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the oxidation reaction and ensure complete treatment. The oxidizing agent is generally chlorine or sodium hypochlo-rite (NaOCl).

Alternately, these systems can use ozone or hydrogen peroxide as oxidizing agents to achieve the OR of cyanide waste to less toxic by-products. The two-step chemical oxidation reaction between ozone and cyanide is as follows:

A total ozone dosage of approximately 3 to 6 O3/ppm CN is required for near-total cyanide destruction in industrial waste streams.

A one-stage process using hydrogen peroxide and formaldehyde effectively destroys free cyanide and precipitates zinc and cadmium metals in electroplating rinse waters. The chemistry of free cyanide destruction cannot be expressed in a simple sequence of reactions because the destruction involves more than one sequence. Monitoring cyanide rinse-water treatment by ORP measurement (using a gold wire electrode) is a useful diagnostic tool for indicating whether proper quantities of treatment chemicals have been added.

The following equation gives the overall reaction for the first stage using sodium hypochlorite (NaOCl), with cyanide expressed in ionic form (CN—) and the result expressed as sodium cyanate (NaCNO) and chloride ion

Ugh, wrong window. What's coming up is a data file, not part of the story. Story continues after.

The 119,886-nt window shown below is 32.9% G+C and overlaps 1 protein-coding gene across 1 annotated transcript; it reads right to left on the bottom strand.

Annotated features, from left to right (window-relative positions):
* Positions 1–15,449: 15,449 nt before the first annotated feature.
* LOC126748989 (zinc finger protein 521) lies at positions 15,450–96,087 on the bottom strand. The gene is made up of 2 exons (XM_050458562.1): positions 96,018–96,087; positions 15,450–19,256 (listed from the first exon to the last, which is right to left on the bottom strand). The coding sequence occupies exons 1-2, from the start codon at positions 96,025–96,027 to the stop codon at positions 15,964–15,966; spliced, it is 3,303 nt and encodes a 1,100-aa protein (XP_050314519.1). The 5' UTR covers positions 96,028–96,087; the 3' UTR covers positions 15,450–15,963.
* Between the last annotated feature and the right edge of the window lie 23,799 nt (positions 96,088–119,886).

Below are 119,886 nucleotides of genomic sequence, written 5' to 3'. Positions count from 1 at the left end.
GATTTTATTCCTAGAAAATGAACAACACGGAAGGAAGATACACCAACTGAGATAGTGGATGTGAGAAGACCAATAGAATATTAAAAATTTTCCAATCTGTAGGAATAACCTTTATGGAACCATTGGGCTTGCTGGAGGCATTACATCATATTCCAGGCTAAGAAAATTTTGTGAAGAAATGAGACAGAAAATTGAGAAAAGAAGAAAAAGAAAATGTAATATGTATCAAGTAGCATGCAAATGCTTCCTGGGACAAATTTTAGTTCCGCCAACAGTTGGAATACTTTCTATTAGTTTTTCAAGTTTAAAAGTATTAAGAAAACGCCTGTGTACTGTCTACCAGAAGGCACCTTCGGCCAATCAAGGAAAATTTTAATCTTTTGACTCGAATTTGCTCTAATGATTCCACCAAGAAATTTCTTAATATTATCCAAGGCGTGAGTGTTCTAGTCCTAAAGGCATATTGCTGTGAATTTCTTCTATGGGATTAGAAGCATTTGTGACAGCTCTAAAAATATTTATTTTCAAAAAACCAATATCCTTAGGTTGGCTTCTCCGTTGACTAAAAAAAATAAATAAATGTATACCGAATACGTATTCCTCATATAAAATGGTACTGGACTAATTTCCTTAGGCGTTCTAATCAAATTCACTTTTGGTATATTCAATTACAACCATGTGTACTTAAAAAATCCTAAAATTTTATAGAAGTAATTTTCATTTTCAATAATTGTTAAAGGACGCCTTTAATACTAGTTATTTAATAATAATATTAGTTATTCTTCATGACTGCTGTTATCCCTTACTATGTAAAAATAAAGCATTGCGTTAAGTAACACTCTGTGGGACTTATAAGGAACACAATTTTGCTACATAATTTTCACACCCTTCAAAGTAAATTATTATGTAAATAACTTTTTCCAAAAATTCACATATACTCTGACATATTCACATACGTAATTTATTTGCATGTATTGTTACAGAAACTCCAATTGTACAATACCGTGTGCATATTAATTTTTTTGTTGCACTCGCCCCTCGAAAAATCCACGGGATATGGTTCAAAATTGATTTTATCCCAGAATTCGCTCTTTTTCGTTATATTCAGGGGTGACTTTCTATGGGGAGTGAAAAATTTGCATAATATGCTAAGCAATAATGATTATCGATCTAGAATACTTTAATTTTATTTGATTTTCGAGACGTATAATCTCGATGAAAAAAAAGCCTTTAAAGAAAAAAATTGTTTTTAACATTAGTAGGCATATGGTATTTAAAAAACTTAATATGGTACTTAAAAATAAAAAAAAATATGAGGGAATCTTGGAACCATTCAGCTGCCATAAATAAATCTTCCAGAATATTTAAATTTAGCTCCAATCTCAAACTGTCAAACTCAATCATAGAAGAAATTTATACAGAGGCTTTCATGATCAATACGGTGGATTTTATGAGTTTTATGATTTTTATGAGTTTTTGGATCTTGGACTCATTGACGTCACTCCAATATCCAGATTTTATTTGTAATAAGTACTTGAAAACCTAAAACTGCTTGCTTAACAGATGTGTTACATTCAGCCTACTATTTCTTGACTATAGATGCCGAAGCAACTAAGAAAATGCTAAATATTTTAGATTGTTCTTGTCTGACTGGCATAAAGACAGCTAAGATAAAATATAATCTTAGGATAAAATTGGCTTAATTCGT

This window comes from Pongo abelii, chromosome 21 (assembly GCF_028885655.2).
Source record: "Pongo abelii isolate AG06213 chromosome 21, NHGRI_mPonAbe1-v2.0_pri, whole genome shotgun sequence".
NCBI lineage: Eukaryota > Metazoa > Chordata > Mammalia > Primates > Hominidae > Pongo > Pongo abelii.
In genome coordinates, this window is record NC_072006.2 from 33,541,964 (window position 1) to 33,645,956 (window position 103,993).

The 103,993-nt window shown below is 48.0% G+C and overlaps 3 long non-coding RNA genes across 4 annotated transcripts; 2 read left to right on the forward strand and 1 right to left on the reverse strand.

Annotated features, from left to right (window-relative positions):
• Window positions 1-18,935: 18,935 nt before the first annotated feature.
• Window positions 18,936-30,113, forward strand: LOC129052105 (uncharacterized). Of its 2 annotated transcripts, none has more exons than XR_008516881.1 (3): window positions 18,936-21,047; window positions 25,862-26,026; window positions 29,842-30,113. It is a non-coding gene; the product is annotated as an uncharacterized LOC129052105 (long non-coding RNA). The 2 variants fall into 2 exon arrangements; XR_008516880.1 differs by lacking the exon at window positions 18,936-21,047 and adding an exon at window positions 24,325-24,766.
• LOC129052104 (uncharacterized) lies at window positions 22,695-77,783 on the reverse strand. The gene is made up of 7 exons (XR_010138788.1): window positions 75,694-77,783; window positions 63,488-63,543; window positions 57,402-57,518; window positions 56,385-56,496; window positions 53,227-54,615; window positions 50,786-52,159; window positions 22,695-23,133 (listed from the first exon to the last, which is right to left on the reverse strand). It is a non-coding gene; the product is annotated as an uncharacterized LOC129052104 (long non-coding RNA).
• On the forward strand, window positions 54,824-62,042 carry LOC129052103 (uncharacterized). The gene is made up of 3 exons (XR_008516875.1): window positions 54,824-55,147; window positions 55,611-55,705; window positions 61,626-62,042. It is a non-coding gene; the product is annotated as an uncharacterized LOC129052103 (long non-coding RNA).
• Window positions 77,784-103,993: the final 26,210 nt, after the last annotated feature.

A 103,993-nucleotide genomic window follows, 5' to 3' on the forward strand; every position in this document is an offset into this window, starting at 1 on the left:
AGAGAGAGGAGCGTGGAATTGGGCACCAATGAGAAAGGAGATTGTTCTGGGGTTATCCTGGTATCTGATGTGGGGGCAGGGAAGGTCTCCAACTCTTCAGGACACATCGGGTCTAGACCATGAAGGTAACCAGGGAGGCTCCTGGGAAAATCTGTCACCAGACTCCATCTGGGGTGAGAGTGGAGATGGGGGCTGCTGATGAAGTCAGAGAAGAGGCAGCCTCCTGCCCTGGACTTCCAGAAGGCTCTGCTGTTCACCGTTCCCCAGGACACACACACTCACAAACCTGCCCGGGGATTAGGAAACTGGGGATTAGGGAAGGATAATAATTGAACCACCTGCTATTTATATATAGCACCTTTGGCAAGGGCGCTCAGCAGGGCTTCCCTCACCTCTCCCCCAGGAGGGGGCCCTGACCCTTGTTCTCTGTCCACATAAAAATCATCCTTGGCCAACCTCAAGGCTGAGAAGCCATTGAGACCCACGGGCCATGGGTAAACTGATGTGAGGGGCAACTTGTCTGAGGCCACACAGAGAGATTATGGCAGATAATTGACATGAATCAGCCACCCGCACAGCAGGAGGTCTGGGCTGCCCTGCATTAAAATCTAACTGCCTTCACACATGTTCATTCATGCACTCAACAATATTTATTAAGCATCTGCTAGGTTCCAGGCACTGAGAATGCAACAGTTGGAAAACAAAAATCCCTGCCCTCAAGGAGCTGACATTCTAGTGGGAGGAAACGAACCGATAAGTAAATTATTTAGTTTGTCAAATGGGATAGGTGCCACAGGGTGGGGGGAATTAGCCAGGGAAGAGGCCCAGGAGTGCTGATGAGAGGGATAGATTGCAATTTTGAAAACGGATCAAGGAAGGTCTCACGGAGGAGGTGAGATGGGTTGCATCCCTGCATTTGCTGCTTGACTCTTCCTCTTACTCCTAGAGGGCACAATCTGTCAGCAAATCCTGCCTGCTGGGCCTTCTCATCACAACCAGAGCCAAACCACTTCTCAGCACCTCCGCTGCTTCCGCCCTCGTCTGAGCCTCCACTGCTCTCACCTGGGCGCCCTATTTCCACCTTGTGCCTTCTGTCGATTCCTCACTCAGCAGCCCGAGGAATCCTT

For cases when the oxidizing agent is chlorine, refer to Equations 7.42(2) and (3).

As shown in Figure 7.42.5, the first-stage reduction is monitored and controlled by independent control loops: base addition by pH control and oxidizing agent addition by ORP control. The pH controller adds base whenever the pH falls below 11. The ORP controller adds oxidizing agent whenever the ORP falls below approximately + 450 mV.

The ORP titration curve (see Figure 7.42.6), shows the mV range covered when cyanide is treated in batches. Continuous treatment maintains operation in the oxidized, positive region of the curve near the +450 mV setpoint. Wastewater treatment facilities can determine the exact setpoint empirically by measuring the potential when all cyanide is oxidized but no excess reagent is present. They can verify this point with a sensitive colorimetric test.

In this reaction, the pH has a strong inverse effect on the ORP. Thus, wastewater treatment facilities must closely control the pH to achieve consistent ORP control, especially if they use hypochlorite as the oxidizing agent. Adding hypochlorite raises the pH, which, if unchecked, lowers the ORP, calling for additional hypochlorite. Controlling the pH at a setting above the pH level where hypochlorite has an influence and separating the ORP elec-

FIG. 7.42.5 Continuous cyanide treatment.
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